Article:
The most important fact to keep in mind is that newspapers are not affected by recession as much as other businesses are. While automobile manufacturers and a host of other industries suffer sharply reduced revenues, and often losses, newspapers' profitability merely drops to still-healthy levels.
Last year, publicly owned newspaper companies, which account for half the nation's daily circulation, achieved an average 20 percent operating profit. In the first six months of this year, the average margin was 21 percent; it's likely these companies will finish 1998 at the same 20-percent-plus level last achieved from 1983 through 1985.
Newspapering's worst recession since World War II came in 1991, when the industry as a whole (as measured by the results of publicly owned companies) still managed to earn operating profits of 13 cents on every dollar taken in. Some of this profit went to pay nonoperating expenses, notably interest on money borrowed to buy more newspapers. And, of course, there are taxes. But a 13 percent operating margin is better than many industries hope to achieve in the midst of a boom.
The principal reason for newspapers' comparably high profits even during recession is that advertising--which accounts for 75 to 80 percent of all revenue and for all the profit--tends not to plunge. In the 50 years since World War II, newspaper advertising revenue declined in only five years and by less than half a percent in two of them, according to data from the Newspaper Association of America.
The strength of newspaper advertising lies in the fact that most of it is local. Yes, recession affects local business, especially segments contributing to classified ads, but not nearly as much as it does the national economy. Local business, and the advertising that supports it, tends to go on.
The worst decline was the most recent, a 6 percent drop in 1991. Then, newspapers not only were affected by the recession but by the bankruptcies and financial weakening of major department store advertisers in the aftermath of the 1980s' leveraged buyout frenzy.
Newspapers' response to the decline in advertising revenue and lower profits in 1991 was much more aggressive than actions taken in earlier recessions. Newspapers previously had not laid off significant numbers of employees for economic reasons, but this time layoffs were common. Those newspapers that did not lay off personnel instituted hiring freezes, so staff vacancies went unfilled.
Efforts to strengthen the newspaper franchise with zoned and other special sections were put on hold and, in many cases, eliminated. Many newspapers cut back on news space to save newsprint.
Circulation prices were sharply raised to offset reduced advertising revenue, thus assuring declining circulation. Another round of circulation price increases in 1995, in response to higher newsprint costs, exacerbated the decline. By 1997, total national daily circulation had dropped to a level not seen since the 1950s.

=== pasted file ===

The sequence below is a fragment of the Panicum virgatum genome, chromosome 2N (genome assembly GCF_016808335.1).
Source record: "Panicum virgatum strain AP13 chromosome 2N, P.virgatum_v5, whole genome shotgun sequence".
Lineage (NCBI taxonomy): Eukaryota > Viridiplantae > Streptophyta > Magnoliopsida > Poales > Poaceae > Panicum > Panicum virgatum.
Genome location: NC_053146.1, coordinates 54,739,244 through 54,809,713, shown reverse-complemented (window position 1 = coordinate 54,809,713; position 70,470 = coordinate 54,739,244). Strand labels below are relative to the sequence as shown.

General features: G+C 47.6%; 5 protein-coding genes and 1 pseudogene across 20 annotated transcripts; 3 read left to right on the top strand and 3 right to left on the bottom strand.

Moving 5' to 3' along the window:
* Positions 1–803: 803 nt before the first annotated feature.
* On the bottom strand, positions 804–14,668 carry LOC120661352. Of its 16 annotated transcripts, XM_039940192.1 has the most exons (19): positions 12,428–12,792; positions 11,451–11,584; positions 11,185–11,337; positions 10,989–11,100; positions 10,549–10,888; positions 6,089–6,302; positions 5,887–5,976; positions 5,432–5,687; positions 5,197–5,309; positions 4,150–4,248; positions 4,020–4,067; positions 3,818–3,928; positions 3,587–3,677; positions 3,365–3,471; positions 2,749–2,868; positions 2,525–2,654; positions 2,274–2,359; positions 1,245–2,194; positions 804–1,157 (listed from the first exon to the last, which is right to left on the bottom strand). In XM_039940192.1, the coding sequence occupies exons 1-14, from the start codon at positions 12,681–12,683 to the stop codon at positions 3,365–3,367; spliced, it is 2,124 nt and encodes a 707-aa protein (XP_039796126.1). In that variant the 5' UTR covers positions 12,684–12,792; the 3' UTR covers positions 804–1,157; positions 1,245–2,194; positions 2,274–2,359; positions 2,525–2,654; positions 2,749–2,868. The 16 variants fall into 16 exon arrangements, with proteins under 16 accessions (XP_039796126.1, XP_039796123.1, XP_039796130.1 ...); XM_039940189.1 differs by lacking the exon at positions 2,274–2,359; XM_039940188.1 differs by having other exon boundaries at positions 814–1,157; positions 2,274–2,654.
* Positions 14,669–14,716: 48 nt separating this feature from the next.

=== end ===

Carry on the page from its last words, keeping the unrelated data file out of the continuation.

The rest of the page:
All these actions amounted to a self-imposed downsizing that harmed the industry's stature and fed speculation about whether newspapers would really have much of a future in the new information age.
I thought then that newspapers overreacted in the last recession; I still do. It has taken years to regain circulation momentum, by minute amounts so far, and to reinforce newspapers' allure as advertising vehicles. The danger is that newspapers will overreact again.
In the next recession, newspapers are unlikely to suffer any more grievous financial damage than in previous ones--in fact, they'll probably suffer less. The industry is at a loftier level of profitability than existed before 1991. Profits began to decline in the last half of the 1980s, slipping to 17 percent by 1989, and then to 15 percent the following year. The declines in those years were caused mostly by factors other than the state of the economy: increased competition; the loss of advertising dollars to in-store promotions and catalogues; and the troubles of department store chains.
Since hitting bottom in 1991, newspaper profits have steadily increased (except in 1995 because of soaring newsprint costs), partly because a rising economy raises all boats and partly because of cost reductions. Maybe this time, newspapers will choose to forgo the severe cost-cutting that could bring on another lengthy period of malaise.
Some sanguine soothsayers think there will never be another recession because the national economy has miraculously reconfigured itself in a way to assure endless growth. But let us assume these rosy predictions are as wrongheaded as similar ones in the 1920s and ponder what might transpire. How might newspaper companies, and their heady profit levels, be affected by the next recession? And how will they respond?